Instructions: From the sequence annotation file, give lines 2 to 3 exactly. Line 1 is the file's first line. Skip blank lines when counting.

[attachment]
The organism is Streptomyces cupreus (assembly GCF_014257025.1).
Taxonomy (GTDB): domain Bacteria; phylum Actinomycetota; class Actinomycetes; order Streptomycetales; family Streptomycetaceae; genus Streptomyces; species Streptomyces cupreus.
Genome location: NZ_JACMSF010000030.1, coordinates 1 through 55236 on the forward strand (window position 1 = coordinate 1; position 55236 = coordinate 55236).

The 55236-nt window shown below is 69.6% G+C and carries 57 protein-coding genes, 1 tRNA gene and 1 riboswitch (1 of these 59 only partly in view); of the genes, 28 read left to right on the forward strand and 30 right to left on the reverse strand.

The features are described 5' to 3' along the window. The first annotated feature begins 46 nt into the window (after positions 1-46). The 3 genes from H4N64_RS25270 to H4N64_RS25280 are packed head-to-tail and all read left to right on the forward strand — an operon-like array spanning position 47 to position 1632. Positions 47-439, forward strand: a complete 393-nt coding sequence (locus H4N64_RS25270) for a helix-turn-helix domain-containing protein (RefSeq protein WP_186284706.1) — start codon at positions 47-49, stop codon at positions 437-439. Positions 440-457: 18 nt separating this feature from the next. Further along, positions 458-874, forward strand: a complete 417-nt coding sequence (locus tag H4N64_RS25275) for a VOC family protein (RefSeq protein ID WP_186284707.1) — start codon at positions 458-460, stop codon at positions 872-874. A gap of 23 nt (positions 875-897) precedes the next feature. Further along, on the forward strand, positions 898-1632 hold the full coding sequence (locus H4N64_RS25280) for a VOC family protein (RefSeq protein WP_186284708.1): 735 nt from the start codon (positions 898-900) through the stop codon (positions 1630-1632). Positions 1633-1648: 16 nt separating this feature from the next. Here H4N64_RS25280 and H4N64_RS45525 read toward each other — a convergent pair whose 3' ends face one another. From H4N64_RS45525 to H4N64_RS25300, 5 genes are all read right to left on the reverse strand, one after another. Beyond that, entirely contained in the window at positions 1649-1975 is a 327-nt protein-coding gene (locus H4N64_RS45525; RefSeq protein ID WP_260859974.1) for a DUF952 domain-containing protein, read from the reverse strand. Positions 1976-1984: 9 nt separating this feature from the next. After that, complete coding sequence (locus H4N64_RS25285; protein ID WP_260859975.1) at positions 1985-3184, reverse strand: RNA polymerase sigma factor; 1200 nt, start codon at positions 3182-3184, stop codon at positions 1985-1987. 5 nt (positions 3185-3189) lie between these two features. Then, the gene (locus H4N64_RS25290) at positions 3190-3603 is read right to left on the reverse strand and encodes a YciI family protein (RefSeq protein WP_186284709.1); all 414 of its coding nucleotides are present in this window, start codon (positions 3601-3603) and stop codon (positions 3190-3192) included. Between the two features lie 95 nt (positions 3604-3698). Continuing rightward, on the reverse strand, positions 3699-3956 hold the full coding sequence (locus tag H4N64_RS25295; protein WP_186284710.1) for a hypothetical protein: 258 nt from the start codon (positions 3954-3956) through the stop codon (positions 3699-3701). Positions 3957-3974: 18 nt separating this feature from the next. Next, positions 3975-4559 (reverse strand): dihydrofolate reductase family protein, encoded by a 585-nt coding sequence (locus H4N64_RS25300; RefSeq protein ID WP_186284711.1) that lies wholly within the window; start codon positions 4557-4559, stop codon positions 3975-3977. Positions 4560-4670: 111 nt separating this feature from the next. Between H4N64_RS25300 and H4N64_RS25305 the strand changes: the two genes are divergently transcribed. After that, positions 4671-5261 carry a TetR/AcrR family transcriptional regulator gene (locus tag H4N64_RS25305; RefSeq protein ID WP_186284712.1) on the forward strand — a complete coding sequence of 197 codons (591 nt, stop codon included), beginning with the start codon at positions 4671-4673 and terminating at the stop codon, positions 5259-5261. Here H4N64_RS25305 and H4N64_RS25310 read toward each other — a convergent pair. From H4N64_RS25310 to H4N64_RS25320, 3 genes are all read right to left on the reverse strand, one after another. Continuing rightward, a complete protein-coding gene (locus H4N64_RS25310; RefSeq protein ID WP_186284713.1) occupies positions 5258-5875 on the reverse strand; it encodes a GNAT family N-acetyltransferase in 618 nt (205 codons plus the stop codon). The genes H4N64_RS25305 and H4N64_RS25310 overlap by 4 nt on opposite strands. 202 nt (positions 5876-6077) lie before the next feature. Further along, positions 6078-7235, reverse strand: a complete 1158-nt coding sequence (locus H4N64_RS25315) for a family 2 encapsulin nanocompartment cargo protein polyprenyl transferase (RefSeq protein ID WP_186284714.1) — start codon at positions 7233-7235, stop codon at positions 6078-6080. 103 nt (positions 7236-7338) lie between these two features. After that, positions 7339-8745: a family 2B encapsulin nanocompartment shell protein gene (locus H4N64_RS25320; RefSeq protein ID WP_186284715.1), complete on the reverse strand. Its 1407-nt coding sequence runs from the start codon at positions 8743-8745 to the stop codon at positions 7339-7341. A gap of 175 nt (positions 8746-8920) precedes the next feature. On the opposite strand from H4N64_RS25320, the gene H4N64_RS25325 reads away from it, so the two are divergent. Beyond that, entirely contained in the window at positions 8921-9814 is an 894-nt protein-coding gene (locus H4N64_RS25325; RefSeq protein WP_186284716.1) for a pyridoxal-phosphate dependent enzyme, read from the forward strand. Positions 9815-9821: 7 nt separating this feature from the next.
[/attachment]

Taxonomy (GTDB): domain Bacteria; phylum Actinomycetota; class Actinomycetes; order Streptomycetales; family Streptomycetaceae; genus Streptomyces; species Streptomyces cupreus.
Genome location: NZ_JACMSF010000030.1, coordinates 1 through 55236 on the forward strand (window position 1 = coordinate 1; position 55236 = coordinate 55236).